The Supreme Court of Delaware has upheld provisions in corporate certificates of incorporation requiring that lawsuits instituted under the federal Securities Act of 1933 (“Securities Act”) be brought exclusively in federal court. Salzberg v. Sciabacucchi (Del. March 18, 2020). The decision is significant because Securities Act claims can be brought in either state or federal court. Now, Delaware companies can ensure in their operating documents that any Securities Act claims be decided exclusively in federal court.
The Securities Act obligates companies issuing securities to make a “full and fair disclosure of information” relevant to a public offering. The act expressly grants securities’ purchasers a private right of action to enforce various registration and disclosure requirements. In recent years, plaintiffs have opted to file more of their Securities Act claims in state court rather than federal court after legislation made it more onerous to pursue claims in federal court. In response, some Delaware corporations adopted federal forum provisions (“FFPs”) in their charters or certificates of incorporation. These provisions often state that “the federal district courts of the United States of America shall be the exclusive forum for the resolution of any complaint asserting a cause of action arising under the Securities Act of 1933.”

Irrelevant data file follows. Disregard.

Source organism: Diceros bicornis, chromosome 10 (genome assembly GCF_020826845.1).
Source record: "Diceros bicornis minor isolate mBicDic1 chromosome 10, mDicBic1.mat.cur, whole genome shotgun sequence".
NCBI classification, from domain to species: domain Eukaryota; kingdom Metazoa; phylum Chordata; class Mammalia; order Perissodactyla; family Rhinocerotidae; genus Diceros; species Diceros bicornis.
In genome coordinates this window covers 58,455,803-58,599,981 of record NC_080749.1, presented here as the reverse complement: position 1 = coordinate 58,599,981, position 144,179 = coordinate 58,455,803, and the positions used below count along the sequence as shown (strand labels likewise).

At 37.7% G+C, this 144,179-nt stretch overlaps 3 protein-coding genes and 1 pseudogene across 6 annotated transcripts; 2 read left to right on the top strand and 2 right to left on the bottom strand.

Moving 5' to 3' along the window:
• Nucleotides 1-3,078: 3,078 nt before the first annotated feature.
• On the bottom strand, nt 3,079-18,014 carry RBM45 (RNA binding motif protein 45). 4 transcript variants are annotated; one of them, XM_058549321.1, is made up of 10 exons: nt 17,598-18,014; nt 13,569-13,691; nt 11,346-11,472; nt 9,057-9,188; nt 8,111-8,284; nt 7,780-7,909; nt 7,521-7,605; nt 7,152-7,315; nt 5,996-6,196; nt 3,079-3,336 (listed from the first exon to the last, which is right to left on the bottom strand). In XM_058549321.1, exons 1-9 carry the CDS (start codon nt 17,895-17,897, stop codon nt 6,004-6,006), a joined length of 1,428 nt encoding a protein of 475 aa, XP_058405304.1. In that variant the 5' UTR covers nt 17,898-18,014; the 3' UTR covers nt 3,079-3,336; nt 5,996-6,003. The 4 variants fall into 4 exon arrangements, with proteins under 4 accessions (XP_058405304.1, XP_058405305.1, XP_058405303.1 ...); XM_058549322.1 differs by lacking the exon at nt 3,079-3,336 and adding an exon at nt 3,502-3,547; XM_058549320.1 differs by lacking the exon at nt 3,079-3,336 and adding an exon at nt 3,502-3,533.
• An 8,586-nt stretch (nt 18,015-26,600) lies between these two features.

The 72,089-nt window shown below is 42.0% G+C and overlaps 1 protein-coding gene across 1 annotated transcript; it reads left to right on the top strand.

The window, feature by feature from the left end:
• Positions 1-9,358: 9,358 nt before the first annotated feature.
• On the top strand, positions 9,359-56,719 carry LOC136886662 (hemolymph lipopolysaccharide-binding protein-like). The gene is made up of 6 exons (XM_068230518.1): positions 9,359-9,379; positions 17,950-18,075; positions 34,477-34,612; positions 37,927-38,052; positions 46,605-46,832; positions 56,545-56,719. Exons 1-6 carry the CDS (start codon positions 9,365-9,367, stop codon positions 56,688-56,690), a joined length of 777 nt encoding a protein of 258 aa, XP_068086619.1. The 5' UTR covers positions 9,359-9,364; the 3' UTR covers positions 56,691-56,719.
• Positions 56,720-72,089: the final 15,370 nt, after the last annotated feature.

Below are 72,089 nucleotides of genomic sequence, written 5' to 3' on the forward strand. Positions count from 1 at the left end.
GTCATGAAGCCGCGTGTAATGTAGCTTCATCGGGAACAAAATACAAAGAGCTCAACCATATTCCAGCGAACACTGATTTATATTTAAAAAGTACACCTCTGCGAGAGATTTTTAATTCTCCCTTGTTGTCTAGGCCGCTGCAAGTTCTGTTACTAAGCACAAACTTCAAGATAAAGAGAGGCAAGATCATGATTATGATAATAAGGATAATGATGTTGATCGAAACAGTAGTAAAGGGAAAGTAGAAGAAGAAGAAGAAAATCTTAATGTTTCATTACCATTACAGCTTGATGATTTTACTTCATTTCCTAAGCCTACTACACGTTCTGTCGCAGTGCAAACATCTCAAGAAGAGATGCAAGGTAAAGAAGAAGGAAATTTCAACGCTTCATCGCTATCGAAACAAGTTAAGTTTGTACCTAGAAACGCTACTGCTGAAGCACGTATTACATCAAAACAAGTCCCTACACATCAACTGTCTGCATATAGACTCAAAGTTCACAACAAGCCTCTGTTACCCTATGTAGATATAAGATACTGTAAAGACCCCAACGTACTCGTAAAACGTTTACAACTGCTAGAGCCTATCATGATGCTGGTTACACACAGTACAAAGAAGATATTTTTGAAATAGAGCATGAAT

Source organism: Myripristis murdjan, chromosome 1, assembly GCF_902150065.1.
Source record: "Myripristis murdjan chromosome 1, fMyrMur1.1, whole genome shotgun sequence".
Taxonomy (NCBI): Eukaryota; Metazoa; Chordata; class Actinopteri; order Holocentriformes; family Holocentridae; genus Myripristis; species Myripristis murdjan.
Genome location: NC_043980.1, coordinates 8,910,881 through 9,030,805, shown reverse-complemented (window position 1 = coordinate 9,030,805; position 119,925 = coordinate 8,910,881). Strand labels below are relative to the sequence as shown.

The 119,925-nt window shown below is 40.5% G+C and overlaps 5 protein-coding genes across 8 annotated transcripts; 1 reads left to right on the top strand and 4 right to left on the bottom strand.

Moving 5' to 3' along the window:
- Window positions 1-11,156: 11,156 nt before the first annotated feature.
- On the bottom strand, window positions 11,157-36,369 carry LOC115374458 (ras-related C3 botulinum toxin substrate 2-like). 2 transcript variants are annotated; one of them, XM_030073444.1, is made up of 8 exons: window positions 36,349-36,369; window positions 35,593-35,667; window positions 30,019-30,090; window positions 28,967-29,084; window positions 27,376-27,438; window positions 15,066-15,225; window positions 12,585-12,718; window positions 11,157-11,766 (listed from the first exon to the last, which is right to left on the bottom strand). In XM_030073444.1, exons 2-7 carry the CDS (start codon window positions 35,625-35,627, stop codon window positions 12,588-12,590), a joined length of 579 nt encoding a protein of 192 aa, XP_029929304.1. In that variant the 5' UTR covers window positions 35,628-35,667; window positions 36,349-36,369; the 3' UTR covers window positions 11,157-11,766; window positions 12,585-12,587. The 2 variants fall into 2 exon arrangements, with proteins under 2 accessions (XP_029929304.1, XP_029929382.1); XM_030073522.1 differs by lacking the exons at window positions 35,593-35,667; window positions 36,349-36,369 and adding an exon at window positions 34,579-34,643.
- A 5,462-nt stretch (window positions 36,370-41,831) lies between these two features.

In Salzberg, Delaware’s Supreme Court held that the FFPs were facially valid under Section 102 of Delaware’s General Corporation law (“DGCL”), which governs matters that may be included in a corporation’s certificate of corporation. Specifically, DGCL § 102(b) permits provisions relating to (1) a corporation’s management of its business and the conduct of its affairs, and (2) the powers of the corporation as well as its directors and stockholders. The court found that FFPs facilitate business management because they ensure efficient consolidation and coordination of multiple lawsuits. The court also found that FFPs regulate shareholder power by prescribing where shareholders can bring Securities Act claims.
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